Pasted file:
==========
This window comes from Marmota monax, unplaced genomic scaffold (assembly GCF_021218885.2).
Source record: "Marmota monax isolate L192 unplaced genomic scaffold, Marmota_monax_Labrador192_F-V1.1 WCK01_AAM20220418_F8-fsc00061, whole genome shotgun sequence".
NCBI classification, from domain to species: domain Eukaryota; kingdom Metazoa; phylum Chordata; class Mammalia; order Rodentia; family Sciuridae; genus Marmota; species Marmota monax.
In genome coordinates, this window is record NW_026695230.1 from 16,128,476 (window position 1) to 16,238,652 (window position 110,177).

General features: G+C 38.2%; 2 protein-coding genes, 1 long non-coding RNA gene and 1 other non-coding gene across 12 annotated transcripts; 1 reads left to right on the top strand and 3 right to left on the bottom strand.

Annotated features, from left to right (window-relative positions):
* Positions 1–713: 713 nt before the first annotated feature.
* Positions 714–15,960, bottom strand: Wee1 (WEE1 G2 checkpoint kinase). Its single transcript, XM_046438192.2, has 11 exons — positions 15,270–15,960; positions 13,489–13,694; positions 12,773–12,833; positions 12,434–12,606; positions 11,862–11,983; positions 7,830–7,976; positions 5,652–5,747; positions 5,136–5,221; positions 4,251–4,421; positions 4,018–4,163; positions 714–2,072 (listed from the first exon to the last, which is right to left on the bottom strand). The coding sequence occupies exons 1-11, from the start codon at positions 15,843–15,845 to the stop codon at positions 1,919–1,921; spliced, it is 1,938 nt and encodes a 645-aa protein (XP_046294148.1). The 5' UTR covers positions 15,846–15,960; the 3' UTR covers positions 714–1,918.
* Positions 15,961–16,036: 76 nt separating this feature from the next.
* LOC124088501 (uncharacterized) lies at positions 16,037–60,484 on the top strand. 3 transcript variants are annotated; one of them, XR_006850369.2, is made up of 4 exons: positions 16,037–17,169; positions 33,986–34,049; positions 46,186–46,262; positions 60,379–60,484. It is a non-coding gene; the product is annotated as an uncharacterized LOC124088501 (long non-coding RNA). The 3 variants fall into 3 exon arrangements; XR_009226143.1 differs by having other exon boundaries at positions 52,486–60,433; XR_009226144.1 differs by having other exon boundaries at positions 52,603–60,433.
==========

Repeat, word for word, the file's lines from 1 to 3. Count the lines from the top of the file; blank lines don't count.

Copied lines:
This window comes from Marmota monax, unplaced genomic scaffold (assembly GCF_021218885.2).
Source record: "Marmota monax isolate L192 unplaced genomic scaffold, Marmota_monax_Labrador192_F-V1.1 WCK01_AAM20220418_F8-fsc00061, whole genome shotgun sequence".
NCBI classification, from domain to species: domain Eukaryota; kingdom Metazoa; phylum Chordata; class Mammalia; order Rodentia; family Sciuridae; genus Marmota; species Marmota monax.